You may have noticed I missed last week… I was at the wonderful 17th Annual International Focusing Conference, reveling in the company of hundreds of other Focusers. I’m convinced that Focusing brings out the best in people!
Tips for Focusing Alone
It made all the difference to me when I realized I could speak out loud while Focusing alone. Without speaking out loud, my thoughts would go off in six different directions at top speed. But when I speak, I’m slowing down and selecting something to give my attention to.
Did you ever notice when you’re counting a number of objects, if you speak the numbers out loud you’re less likely to lose your place? Speaking out loud helps to anchor us in the here and now.
And it works just about as well if you subvocalize, which you might want to do if there are people nearby who can overhear you. Subvocalizing is speaking “under your breath,” moving your mouth and lips to form the words, but letting no sound come out.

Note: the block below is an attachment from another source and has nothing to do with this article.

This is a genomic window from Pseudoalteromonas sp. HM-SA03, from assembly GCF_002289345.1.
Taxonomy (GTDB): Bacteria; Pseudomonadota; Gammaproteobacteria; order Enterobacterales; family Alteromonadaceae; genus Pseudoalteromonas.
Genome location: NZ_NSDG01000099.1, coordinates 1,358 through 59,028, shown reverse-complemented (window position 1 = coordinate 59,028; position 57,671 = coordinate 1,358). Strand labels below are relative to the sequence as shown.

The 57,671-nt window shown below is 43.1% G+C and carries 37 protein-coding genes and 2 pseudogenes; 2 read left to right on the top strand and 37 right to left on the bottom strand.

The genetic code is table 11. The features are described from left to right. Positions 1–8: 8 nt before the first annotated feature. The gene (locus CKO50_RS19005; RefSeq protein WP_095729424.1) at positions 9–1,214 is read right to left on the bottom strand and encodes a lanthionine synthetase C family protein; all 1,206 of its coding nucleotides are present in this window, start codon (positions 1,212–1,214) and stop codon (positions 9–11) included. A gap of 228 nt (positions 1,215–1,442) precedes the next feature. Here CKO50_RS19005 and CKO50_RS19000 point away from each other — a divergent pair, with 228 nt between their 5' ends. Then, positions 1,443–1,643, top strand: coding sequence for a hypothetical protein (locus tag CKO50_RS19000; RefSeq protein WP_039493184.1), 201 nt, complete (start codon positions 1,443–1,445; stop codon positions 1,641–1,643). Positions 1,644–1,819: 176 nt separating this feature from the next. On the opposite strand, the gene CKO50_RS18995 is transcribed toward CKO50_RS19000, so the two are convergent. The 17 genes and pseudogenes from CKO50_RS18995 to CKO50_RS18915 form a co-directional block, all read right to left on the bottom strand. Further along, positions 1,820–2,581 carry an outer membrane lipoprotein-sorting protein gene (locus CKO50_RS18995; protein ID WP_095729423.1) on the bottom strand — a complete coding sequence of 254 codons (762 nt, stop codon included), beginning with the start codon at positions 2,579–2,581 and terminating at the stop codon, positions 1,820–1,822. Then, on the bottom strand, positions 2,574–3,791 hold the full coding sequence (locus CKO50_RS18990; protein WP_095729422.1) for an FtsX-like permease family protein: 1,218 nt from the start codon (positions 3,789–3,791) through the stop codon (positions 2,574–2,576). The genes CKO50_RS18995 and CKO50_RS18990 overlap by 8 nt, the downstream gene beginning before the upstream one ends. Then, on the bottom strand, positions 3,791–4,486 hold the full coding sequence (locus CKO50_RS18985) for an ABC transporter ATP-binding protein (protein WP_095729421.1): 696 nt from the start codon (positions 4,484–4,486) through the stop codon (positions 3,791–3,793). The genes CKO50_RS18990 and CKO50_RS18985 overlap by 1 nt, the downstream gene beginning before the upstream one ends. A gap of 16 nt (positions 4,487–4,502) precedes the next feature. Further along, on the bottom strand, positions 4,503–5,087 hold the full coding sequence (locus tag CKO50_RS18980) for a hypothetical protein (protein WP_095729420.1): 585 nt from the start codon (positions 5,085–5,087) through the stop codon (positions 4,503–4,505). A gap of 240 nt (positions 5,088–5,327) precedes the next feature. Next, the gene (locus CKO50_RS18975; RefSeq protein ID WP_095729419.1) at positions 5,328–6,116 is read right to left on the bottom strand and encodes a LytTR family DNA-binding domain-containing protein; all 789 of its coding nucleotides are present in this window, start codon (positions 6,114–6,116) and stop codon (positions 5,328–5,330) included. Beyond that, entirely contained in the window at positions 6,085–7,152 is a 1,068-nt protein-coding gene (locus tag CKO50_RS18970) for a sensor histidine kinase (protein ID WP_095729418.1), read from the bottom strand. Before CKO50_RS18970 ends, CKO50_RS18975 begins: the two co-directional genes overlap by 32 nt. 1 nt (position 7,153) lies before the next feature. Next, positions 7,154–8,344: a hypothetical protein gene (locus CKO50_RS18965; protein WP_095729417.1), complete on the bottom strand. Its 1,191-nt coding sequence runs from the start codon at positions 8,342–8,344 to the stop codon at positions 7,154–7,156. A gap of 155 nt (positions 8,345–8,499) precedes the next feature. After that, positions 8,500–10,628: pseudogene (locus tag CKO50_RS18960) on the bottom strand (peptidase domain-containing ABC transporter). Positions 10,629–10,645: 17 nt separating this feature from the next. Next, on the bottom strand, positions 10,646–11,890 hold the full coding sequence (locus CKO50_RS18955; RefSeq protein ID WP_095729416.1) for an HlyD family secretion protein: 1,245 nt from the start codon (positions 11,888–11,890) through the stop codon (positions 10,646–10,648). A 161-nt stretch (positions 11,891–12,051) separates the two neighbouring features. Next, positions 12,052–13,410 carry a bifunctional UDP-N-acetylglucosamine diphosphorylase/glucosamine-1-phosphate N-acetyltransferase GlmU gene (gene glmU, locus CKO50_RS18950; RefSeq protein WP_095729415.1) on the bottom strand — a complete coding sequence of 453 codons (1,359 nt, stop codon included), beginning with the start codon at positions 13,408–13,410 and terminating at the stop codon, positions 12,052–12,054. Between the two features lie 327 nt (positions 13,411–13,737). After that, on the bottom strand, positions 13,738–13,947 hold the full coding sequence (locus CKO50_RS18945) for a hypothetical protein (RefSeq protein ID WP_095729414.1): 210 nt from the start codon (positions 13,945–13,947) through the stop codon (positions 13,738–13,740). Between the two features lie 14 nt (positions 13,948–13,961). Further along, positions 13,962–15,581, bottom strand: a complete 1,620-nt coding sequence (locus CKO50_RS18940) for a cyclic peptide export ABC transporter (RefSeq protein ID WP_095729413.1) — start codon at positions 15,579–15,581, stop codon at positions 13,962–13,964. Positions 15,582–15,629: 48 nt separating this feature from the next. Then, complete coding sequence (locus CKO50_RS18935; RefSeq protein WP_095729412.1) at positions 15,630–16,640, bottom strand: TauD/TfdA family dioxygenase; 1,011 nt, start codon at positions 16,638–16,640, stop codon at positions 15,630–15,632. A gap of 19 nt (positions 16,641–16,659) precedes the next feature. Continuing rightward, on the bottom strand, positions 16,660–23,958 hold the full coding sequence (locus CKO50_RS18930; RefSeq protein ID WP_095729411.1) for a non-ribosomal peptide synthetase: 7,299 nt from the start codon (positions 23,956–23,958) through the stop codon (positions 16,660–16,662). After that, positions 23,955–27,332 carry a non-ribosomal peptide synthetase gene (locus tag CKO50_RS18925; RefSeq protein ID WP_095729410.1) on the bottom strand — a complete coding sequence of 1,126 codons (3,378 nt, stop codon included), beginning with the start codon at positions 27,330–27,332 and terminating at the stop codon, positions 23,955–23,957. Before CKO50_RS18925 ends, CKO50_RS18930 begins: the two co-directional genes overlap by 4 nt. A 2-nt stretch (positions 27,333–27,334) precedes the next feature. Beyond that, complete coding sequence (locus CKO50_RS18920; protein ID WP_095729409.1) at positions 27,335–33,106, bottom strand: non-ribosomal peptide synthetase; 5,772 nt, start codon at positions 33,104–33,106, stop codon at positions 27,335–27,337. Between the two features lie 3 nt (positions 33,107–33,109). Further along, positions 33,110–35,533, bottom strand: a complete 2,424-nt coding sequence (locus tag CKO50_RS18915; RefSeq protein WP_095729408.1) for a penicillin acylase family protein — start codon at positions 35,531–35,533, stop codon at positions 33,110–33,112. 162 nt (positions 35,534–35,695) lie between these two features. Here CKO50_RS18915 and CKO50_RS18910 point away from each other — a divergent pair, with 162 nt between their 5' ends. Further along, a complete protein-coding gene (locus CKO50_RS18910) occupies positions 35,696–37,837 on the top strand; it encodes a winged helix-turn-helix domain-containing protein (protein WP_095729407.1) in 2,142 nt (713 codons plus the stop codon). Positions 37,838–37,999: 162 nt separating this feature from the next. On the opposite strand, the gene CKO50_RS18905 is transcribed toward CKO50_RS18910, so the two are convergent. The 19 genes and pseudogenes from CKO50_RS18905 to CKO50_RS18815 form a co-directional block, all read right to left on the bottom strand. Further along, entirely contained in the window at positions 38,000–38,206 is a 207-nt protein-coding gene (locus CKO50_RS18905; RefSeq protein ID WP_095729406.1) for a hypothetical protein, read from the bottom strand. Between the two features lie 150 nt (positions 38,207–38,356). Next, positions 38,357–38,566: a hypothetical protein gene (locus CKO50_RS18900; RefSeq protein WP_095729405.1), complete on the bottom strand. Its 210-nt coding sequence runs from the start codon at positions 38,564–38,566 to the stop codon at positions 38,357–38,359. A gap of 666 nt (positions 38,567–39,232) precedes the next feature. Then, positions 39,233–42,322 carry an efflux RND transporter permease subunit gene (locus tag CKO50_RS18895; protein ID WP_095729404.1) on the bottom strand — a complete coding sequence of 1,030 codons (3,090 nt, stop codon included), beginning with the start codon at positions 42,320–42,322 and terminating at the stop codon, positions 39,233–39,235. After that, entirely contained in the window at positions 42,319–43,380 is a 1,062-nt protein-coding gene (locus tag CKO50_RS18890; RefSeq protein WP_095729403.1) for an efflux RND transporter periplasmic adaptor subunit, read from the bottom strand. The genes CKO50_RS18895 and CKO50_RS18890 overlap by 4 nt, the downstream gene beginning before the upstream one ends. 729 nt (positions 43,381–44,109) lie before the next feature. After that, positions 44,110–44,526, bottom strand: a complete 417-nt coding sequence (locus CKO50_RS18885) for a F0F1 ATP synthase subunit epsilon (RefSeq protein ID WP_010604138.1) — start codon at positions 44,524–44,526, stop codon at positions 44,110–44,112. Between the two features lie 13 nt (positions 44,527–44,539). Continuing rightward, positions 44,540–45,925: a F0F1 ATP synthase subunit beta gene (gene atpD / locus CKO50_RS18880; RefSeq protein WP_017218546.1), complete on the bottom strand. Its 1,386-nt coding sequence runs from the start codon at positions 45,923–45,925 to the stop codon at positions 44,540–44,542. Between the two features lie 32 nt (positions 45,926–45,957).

Tips for Focusing with a Partner
Q: When I’m the Companion, I give the time signal that the Focuser asked for at the end of the session, and they take a lot more time. Like, they asked for one minute, so I said “one minute,” and then they didn’t stop for five minutes! My Focusing teacher told us not to say “Time’s up,” but I wanted to!
A: First of all, I’d give the person some feedback after the session. “By the way, you asked for one minute, did you know you actually took five? I guess ending can take longer than we think. Next time, do you want me to give you a five minute warning?”
In general I don’t like the Companion saying “Time’s up” but we can’t make absolute rules. If you’re really needing to go somewhere, you have to say something of course. I would say it this way: “Sorry, I don’t know if you heard me give the one minute warning a while ago.”